Stencil-Gothic — designed and registered at the US-patent office in 1885 by John West of Brooklyn, New York — is the first known typeface that incorporates the stylistic feature of interrupted strokes in order to evoke the impression of stencil lettering.
The translation of a structural essentiality from one reproduction method into another is a fascinating semiotic stunt. Within the realms of typography the gaps of the stencil letter lose all their functional imperative — bare of its technical necessity they turn into pure patina. Skeuomorphisms like that are omnipresent in the field of typography, where the appropriative embodiment of aesthetic aspects is inherent practice from its very origin — if not by definition.
In addition to the implementation of the stencil breaks into lead type the inventor of Stencil-Gothic seasoned its glyphs with “fey, budding tendrils that sprout from the letters […]”.* This coup totally subverts the technical limitations found in stencilling and leads to a design of vast conceptual complexity — a typeface flourishing with attractive contradictions and all the sparkle of
Stencil-Gothic appeared for the first time in the “Eleventh Book of Specimens of printing types and every requisite for typographical use and adornment” issued in 1885 by the Philadelphia-based type foundry MacKellar, Smiths & Jordan. In the following years it was also offered by Shniedewend, Lee & Co. of Chicago as well as Barnhart, Brothers & Spindler of Chicago — in the later under the name “Cleft Gothic”. The available sizes where relatively small — regarding the amount of detailing — covering 10 pt. (on a 12 pt. body), 12 pt. and 18 pt.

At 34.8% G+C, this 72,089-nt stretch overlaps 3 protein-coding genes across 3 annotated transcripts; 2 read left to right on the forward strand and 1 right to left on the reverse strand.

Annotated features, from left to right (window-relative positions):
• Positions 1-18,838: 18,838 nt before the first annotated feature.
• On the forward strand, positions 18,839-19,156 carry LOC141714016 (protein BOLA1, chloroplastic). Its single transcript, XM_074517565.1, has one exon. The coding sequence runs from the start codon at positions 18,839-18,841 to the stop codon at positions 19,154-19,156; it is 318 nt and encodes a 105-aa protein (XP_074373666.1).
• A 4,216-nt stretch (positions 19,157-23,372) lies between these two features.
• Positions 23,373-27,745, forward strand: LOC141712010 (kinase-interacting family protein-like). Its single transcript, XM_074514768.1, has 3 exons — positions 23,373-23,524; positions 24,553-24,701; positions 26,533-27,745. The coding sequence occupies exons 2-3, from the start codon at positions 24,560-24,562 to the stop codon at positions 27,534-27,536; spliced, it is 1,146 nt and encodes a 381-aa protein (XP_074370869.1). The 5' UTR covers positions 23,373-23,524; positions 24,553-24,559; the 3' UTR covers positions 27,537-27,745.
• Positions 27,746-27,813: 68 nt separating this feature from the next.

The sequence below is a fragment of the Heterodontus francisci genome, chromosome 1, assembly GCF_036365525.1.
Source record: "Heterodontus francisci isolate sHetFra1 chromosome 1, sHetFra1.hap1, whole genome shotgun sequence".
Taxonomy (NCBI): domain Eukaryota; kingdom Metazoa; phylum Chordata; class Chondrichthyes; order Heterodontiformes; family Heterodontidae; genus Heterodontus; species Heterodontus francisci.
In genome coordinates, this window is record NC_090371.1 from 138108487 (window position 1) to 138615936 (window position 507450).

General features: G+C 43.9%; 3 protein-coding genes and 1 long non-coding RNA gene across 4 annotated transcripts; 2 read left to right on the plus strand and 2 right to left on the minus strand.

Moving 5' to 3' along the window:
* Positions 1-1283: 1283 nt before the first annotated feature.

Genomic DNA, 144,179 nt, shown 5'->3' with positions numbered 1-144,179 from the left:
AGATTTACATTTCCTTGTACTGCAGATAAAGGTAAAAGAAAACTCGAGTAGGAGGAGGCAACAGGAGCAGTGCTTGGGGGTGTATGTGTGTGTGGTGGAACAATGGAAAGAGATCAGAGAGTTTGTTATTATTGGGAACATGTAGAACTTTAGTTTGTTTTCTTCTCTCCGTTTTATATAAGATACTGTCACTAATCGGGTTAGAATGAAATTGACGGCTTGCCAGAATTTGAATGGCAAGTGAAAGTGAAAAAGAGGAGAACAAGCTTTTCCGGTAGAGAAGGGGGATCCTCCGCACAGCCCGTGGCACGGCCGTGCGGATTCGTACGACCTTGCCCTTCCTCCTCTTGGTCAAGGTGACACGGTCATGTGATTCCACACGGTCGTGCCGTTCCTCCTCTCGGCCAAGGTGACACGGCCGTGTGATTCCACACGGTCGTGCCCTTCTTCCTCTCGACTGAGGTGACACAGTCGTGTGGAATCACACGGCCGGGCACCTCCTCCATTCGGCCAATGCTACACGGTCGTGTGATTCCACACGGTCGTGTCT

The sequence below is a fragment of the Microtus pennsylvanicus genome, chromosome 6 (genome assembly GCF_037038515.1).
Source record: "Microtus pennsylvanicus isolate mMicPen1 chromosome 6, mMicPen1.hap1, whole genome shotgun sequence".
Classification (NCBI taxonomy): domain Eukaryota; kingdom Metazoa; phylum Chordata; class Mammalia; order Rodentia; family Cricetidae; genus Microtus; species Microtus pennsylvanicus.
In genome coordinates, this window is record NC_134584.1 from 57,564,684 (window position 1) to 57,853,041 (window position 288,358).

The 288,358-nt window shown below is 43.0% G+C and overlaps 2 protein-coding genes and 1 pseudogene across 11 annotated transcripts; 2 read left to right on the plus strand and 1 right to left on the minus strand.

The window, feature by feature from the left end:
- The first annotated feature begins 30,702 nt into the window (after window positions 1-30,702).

In the high times of American type founding patenting single typeface designs was of an outmost necessity in order to prevent piracy from rivaling foundries. The patent declaration for Stencil-Gothic — US-Patent No. 15,965 dated March 10, 1885 — is reproduced here in full for its poetic and imaginative value.
To all whom it may concern:
Be it known that I, JOHN WEST, of Brooklyn, Kings county, NewYork, have invented and produced a new Design for a Font of Printing-Type, of which the following is a specification.
The nature of my design is clearly shown in the accompanying typographic impression, to which reference is made; and it consists of a letter of the Gothic character ornamented by a light groundwork of curved-line character. The cross-strokes of the letters are separated from the vertical or up-and-down strokes, and the rounding letters are characterized by the openings, so that the appearance of stencil work results.
The character of the design is preserved in the numerals and in the interrogation-mark.
I claim as new—
The design for a font of printing-type, as shown and set forth.
Fascinated by the odd stylistic mixture found in its lettershapes Johannes Lang and Ellmer Stefan set out to digitize Stencil-Gothic in spring 2014.
In order to emphasize the polystylistic nature of the design the main strokes of the letters where deliberately drawn crude and orthogonal in contrast to the encapsulated flourishes, which where given a more soft and dynamic curve treatment. The differences in detailing found in the ornamentation of the three optical sizes made it necessary to balance between adaptation and interpretation as well as decide whether residues from letterpress printing shall be integrated or omitted.
The digital version remains caps-only — yet its character set was extended for contemporary needs and covers the most common languages using the latin alphabet.
Stencil-Gothic is available as a cross-platform compatible OpenType font as well as all common webfont formats for self-hosting. The purchased license covers the use as a desktop font on a specified number of computers (CPUs) and the embedding as webfont for one domain plus all its subdomains with prices as follows: